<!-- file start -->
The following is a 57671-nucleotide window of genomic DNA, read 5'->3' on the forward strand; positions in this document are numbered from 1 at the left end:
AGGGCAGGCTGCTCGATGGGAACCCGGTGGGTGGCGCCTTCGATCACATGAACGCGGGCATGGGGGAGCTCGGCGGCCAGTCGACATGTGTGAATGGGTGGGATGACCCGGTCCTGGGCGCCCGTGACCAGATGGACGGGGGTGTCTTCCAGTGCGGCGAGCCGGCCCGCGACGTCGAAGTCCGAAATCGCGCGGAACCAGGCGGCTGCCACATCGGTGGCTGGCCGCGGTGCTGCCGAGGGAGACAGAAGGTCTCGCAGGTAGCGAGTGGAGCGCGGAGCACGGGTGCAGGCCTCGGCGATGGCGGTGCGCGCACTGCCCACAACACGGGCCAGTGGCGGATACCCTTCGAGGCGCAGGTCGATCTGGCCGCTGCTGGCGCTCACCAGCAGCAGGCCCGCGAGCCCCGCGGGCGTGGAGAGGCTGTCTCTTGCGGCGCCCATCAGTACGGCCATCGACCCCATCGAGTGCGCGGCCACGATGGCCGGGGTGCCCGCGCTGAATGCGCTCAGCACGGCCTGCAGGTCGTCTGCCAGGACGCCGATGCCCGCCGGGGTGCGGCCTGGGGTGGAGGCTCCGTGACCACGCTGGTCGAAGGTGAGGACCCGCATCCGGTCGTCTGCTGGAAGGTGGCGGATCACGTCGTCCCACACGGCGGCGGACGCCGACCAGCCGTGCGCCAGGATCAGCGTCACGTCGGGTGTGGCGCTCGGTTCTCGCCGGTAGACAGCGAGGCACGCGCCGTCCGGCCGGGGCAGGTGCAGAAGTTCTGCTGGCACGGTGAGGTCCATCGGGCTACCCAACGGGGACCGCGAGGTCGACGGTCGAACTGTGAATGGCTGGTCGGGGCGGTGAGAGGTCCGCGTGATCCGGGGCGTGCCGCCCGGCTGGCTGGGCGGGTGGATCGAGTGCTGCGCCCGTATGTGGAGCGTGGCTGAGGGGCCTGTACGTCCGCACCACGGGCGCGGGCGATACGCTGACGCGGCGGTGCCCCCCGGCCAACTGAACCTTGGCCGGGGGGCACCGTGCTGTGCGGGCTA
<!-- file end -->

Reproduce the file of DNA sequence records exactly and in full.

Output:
The following is a 57671-nucleotide window of genomic DNA, read 5'->3' on the forward strand; positions in this document are numbered from 1 at the left end:
AGGGCAGGCTGCTCGATGGGAACCCGGTGGGTGGCGCCTTCGATCACATGAACGCGGGCATGGGGGAGCTCGGCGGCCAGTCGACATGTGTGAATGGGTGGGATGACCCGGTCCTGGGCGCCCGTGACCAGATGGACGGGGGTGTCTTCCAGTGCGGCGAGCCGGCCCGCGACGTCGAAGTCCGAAATCGCGCGGAACCAGGCGGCTGCCACATCGGTGGCTGGCCGCGGTGCTGCCGAGGGAGACAGAAGGTCTCGCAGGTAGCGAGTGGAGCGCGGAGCACGGGTGCAGGCCTCGGCGATGGCGGTGCGCGCACTGCCCACAACACGGGCCAGTGGCGGATACCCTTCGAGGCGCAGGTCGATCTGGCCGCTGCTGGCGCTCACCAGCAGCAGGCCCGCGAGCCCCGCGGGCGTGGAGAGGCTGTCTCTTGCGGCGCCCATCAGTACGGCCATCGACCCCATCGAGTGCGCGGCCACGATGGCCGGGGTGCCCGCGCTGAATGCGCTCAGCACGGCCTGCAGGTCGTCTGCCAGGACGCCGATGCCCGCCGGGGTGCGGCCTGGGGTGGAGGCTCCGTGACCACGCTGGTCGAAGGTGAGGACCCGCATCCGGTCGTCTGCTGGAAGGTGGCGGATCACGTCGTCCCACACGGCGGCGGACGCCGACCAGCCGTGCGCCAGGATCAGCGTCACGTCGGGTGTGGCGCTCGGTTCTCGCCGGTAGACAGCGAGGCACGCGCCGTCCGGCCGGGGCAGGTGCAGAAGTTCTGCTGGCACGGTGAGGTCCATCGGGCTACCCAACGGGGACCGCGAGGTCGACGGTCGAACTGTGAATGGCTGGTCGGGGCGGTGAGAGGTCCGCGTGATCCGGGGCGTGCCGCCCGGCTGGCTGGGCGGGTGGATCGAGTGCTGCGCCCGTATGTGGAGCGTGGCTGAGGGGCCTGTACGTCCGCACCACGGGCGCGGGCGATACGCTGACGCGGCGGTGCCCCCCGGCCAACTGAACCTTGGCCGGGGGGCACCGTGCTGTGCGGGCTA